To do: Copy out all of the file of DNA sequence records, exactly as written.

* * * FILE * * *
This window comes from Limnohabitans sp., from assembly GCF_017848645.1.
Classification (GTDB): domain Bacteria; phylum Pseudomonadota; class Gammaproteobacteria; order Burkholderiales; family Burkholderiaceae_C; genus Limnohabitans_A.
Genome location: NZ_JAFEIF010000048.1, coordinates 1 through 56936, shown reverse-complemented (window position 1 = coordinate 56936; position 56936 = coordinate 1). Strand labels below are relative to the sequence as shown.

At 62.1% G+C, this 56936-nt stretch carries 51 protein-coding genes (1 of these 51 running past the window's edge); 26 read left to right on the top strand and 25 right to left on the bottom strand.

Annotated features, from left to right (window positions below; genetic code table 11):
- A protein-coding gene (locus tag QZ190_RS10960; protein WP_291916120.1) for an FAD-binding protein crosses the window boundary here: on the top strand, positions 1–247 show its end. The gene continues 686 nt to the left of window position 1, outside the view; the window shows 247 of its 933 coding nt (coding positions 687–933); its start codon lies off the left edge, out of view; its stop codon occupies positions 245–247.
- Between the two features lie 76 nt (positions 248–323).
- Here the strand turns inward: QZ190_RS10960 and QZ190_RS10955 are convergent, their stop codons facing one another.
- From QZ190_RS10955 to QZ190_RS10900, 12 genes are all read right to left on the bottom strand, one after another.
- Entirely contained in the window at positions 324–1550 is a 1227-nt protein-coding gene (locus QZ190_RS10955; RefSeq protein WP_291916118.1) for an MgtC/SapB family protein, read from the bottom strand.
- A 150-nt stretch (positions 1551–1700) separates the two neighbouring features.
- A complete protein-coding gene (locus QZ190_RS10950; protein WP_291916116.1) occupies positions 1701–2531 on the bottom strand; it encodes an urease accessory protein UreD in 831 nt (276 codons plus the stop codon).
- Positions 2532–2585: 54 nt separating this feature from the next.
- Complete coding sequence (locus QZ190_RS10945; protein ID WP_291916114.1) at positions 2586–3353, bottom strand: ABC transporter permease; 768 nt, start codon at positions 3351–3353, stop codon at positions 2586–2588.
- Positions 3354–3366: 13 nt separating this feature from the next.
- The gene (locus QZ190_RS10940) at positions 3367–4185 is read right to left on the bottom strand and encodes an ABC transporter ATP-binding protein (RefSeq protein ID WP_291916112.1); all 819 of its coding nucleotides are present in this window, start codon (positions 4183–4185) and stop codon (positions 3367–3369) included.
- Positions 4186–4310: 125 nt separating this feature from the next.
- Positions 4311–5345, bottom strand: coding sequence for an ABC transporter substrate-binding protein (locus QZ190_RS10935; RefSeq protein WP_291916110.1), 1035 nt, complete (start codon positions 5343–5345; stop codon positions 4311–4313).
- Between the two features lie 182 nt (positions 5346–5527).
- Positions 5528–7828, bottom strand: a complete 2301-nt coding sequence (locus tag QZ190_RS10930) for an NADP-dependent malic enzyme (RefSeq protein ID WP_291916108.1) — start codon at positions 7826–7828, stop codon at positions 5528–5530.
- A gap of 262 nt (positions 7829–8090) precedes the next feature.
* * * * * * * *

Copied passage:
This window comes from Limnohabitans sp., from assembly GCF_017848645.1.
Classification (GTDB): domain Bacteria; phylum Pseudomonadota; class Gammaproteobacteria; order Burkholderiales; family Burkholderiaceae_C; genus Limnohabitans_A.
Genome location: NZ_JAFEIF010000048.1, coordinates 1 through 56936, shown reverse-complemented (window position 1 = coordinate 56936; position 56936 = coordinate 1). Strand labels below are relative to the sequence as shown.

At 62.1% G+C, this 56936-nt stretch carries 51 protein-coding genes (1 of these 51 running past the window's edge); 26 read left to right on the top strand and 25 right to left on the bottom strand.

Annotated features, from left to right (window positions below; genetic code table 11):
- A protein-coding gene (locus tag QZ190_RS10960; protein WP_291916120.1) for an FAD-binding protein crosses the window boundary here: on the top strand, positions 1–247 show its end. The gene continues 686 nt to the left of window position 1, outside the view; the window shows 247 of its 933 coding nt (coding positions 687–933); its start codon lies off the left edge, out of view; its stop codon occupies positions 245–247.
- Between the two features lie 76 nt (positions 248–323).
- Here the strand turns inward: QZ190_RS10960 and QZ190_RS10955 are convergent, their stop codons facing one another.
- From QZ190_RS10955 to QZ190_RS10900, 12 genes are all read right to left on the bottom strand, one after another.
- Entirely contained in the window at positions 324–1550 is a 1227-nt protein-coding gene (locus QZ190_RS10955; RefSeq protein WP_291916118.1) for an MgtC/SapB family protein, read from the bottom strand.
- A 150-nt stretch (positions 1551–1700) separates the two neighbouring features.
- A complete protein-coding gene (locus QZ190_RS10950; protein WP_291916116.1) occupies positions 1701–2531 on the bottom strand; it encodes an urease accessory protein UreD in 831 nt (276 codons plus the stop codon).
- Positions 2532–2585: 54 nt separating this feature from the next.
- Complete coding sequence (locus QZ190_RS10945; protein ID WP_291916114.1) at positions 2586–3353, bottom strand: ABC transporter permease; 768 nt, start codon at positions 3351–3353, stop codon at positions 2586–2588.
- Positions 3354–3366: 13 nt separating this feature from the next.
- The gene (locus QZ190_RS10940) at positions 3367–4185 is read right to left on the bottom strand and encodes an ABC transporter ATP-binding protein (RefSeq protein ID WP_291916112.1); all 819 of its coding nucleotides are present in this window, start codon (positions 4183–4185) and stop codon (positions 3367–3369) included.
- Positions 4186–4310: 125 nt separating this feature from the next.
- Positions 4311–5345, bottom strand: coding sequence for an ABC transporter substrate-binding protein (locus QZ190_RS10935; RefSeq protein WP_291916110.1), 1035 nt, complete (start codon positions 5343–5345; stop codon positions 4311–4313).
- Between the two features lie 182 nt (positions 5346–5527).
- Positions 5528–7828, bottom strand: a complete 2301-nt coding sequence (locus tag QZ190_RS10930) for an NADP-dependent malic enzyme (RefSeq protein ID WP_291916108.1) — start codon at positions 7826–7828, stop codon at positions 5528–5530.
- A gap of 262 nt (positions 7829–8090) precedes the next feature.